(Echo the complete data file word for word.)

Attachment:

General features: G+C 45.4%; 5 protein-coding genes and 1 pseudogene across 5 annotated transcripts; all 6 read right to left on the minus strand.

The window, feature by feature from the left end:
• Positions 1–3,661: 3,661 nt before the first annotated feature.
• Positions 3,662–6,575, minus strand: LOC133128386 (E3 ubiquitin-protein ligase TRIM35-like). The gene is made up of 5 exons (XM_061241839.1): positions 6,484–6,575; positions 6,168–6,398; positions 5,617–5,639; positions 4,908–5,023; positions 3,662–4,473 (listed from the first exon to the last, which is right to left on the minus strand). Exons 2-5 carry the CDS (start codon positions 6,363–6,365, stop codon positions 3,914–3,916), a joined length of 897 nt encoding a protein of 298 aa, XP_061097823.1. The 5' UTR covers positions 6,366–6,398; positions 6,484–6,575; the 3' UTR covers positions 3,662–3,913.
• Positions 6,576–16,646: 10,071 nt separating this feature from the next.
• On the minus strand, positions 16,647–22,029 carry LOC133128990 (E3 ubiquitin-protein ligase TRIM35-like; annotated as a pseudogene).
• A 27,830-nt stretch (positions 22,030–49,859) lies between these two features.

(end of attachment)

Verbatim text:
General features: G+C 45.4%; 5 protein-coding genes and 1 pseudogene across 5 annotated transcripts; all 6 read right to left on the minus strand.

The window, feature by feature from the left end:
• Positions 1–3,661: 3,661 nt before the first annotated feature.
• Positions 3,662–6,575, minus strand: LOC133128386 (E3 ubiquitin-protein ligase TRIM35-like). The gene is made up of 5 exons (XM_061241839.1): positions 6,484–6,575; positions 6,168–6,398; positions 5,617–5,639; positions 4,908–5,023; positions 3,662–4,473 (listed from the first exon to the last, which is right to left on the minus strand). Exons 2-5 carry the CDS (start codon positions 6,363–6,365, stop codon positions 3,914–3,916), a joined length of 897 nt encoding a protein of 298 aa, XP_061097823.1. The 5' UTR covers positions 6,366–6,398; positions 6,484–6,575; the 3' UTR covers positions 3,662–3,913.
• Positions 6,576–16,646: 10,071 nt separating this feature from the next.
• On the minus strand, positions 16,647–22,029 carry LOC133128990 (E3 ubiquitin-protein ligase TRIM35-like; annotated as a pseudogene).
• A 27,830-nt stretch (positions 22,030–49,859) lies between these two features.